UK Health Security Agency is being set up with the aim of halting future pandemics

Dr Jenny Harris will head a new health security agency to “plan, prevent and respond” to future threats to health

The UK is setting up a new organisation aimed at halting future pandemics, Matt Hancock announced.

The UK Health Security Agency (UKHSA) will launch on 1 April where the organisation will plan, prevent and respond to extreme health threats, such as pandemics caused by infectious diseases.

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Tasked to prevent future threats to health

The UK Health Security Agency (UKHSA) will launch on 1 April (Photo by Eddie Mulholland - WPA Pool/Getty Images)

Speaking to a briefing hosted by the Local Government Association, the health secretary, Matt Hancock, said: “UKHSA, as it will be known, will be this country’s permanent standing capacity to plan, prevent and respond to external threats to health.

“Next, UKHSA will be tasked to prevent external threats to health, deploying the full might of our analytic and genomic capability on infectious diseases … in all, helping to cast a protective shield over the nation’s health.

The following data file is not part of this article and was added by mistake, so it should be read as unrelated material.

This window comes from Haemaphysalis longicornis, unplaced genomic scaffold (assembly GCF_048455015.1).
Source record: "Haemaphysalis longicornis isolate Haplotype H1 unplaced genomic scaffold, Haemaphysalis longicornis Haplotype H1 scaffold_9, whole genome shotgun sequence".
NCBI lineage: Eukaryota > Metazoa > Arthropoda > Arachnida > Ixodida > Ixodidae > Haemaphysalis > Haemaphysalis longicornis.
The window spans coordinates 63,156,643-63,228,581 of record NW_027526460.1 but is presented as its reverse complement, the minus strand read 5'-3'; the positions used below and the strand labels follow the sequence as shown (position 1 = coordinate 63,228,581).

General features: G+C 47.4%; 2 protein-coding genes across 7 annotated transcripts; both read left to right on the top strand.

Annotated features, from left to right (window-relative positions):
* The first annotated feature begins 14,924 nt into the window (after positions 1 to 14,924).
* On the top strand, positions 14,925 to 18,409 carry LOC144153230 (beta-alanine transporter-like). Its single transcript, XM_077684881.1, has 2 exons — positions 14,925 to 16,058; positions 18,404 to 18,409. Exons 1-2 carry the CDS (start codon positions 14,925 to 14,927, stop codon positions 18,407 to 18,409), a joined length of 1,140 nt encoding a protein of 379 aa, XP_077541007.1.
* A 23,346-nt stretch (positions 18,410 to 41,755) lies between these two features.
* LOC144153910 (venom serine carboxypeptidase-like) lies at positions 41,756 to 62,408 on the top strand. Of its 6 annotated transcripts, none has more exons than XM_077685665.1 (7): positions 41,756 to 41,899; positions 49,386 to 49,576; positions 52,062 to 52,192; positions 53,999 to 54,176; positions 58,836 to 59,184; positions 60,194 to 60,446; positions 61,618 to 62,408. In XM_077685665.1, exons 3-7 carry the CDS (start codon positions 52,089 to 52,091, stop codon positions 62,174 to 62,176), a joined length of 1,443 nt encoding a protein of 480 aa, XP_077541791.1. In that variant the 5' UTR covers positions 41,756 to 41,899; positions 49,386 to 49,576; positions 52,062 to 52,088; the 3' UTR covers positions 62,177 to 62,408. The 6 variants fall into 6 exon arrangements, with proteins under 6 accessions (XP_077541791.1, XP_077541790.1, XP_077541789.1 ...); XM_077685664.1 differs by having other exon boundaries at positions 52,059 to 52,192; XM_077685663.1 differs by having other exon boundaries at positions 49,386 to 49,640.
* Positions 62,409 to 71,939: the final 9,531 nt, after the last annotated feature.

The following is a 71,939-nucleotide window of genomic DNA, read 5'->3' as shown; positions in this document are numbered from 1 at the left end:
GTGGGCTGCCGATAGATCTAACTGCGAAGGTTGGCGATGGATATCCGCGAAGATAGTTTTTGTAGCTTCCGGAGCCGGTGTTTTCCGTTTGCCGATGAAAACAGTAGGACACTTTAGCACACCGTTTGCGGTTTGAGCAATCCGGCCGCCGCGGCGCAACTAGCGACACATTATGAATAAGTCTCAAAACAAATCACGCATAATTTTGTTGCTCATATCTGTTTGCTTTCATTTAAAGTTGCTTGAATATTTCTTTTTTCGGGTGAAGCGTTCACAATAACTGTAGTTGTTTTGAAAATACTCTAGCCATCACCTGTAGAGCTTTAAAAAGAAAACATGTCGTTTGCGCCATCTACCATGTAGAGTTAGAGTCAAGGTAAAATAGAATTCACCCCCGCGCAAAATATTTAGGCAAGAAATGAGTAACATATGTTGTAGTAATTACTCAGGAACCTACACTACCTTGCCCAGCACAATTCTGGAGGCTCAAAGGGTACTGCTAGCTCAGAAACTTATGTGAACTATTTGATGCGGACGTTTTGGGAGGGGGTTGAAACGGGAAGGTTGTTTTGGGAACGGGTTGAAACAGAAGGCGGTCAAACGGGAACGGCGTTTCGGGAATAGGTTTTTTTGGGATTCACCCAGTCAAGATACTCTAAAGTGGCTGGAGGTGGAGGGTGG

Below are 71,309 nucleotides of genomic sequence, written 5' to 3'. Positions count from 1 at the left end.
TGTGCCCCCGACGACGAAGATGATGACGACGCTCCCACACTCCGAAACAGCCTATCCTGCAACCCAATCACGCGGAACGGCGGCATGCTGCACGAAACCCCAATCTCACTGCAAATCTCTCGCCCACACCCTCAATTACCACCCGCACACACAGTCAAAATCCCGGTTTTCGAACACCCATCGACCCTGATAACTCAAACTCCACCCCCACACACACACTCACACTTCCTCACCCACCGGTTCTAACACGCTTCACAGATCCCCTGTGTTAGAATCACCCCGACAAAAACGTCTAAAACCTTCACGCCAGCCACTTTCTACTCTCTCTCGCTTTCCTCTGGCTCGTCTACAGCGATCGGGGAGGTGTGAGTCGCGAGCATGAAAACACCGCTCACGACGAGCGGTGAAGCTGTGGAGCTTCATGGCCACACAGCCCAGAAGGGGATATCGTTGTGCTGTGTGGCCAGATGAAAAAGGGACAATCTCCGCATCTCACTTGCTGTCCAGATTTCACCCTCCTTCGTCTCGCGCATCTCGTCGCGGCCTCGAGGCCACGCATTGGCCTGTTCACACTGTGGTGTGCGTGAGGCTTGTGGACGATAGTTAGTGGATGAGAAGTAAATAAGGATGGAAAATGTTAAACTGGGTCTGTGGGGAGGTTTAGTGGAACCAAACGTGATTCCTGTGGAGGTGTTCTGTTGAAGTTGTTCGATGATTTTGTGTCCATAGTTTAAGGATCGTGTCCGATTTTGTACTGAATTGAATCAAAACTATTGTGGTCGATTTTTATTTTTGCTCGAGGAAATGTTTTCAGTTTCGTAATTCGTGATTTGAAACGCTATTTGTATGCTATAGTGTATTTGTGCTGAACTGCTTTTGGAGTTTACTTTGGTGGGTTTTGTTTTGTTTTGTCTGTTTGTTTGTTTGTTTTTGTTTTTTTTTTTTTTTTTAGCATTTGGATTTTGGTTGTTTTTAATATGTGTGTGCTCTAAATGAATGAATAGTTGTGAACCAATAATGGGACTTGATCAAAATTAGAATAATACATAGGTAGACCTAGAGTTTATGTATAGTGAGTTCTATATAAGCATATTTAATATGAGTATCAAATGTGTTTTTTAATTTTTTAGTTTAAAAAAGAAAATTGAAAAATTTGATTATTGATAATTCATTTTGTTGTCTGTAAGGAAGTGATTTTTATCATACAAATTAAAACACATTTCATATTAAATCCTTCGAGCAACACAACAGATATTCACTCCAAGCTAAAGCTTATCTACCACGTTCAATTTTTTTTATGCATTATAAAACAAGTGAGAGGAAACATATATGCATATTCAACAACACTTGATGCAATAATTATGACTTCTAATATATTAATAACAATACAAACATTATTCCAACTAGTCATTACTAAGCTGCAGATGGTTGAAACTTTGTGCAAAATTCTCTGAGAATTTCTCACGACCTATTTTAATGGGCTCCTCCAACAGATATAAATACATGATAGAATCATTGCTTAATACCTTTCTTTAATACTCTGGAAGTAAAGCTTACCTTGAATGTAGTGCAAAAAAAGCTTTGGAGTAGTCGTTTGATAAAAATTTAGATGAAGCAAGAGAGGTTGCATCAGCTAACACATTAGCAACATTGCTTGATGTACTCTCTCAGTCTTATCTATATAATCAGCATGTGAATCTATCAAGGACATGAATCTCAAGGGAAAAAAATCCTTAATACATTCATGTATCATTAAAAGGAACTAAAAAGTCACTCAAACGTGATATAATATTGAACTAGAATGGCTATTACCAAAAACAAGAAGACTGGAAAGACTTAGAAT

“Even after years without a major public health threat, UKHSA must be ready not just to do the science but to respond at unbelievable pace.”

The agency will be led by Dr Jenny Harries, the deputy chief medical officer for England, who will be its chief executive.

UKHSA will replace the National Institute for Health Protection, which was established in August with Dido Harding as its interim chair. Lady Harding will step down to make way for the new agency.

In a statement: Mr Hancock said: “Dr Jenny Harries brings huge local, regional and national experience to the role and is perfectly placed to help us not only learn lessons from the Covid-19 response but to keep us in a state of readiness, primed to respond to infectious diseases and other external health threats.

“I want everybody at UKHSA, at all levels, to wake up every day with a zeal to plan for the next pandemic. The Covid-19 pandemic has demonstrated the world-leading capabilities of the country’s public health science, and it has also shown the challenges of protecting the nation’s health are changing at an unprecedented pace, as new types of threats emerge.”

Dr Harries said: “The UKHSA will be agile in its responses, maximise the benefits of high quality data, be relentless in its mission to rapidly identify and respond to new threats whilst working seamlessly with academia, scientists, industry and local communities.”

At the same briefing, Lady Harding, who is head of NHS test and trace, revealed that more UK residents downloaded the Zoom app than the test and trace app last year.

She said: “[NHS test and trace] was the second most downloaded app in the country last year, only after Zoom, and slightly ahead of TikTok … 21 million people downloaded the app.”

Additional reporting by PA.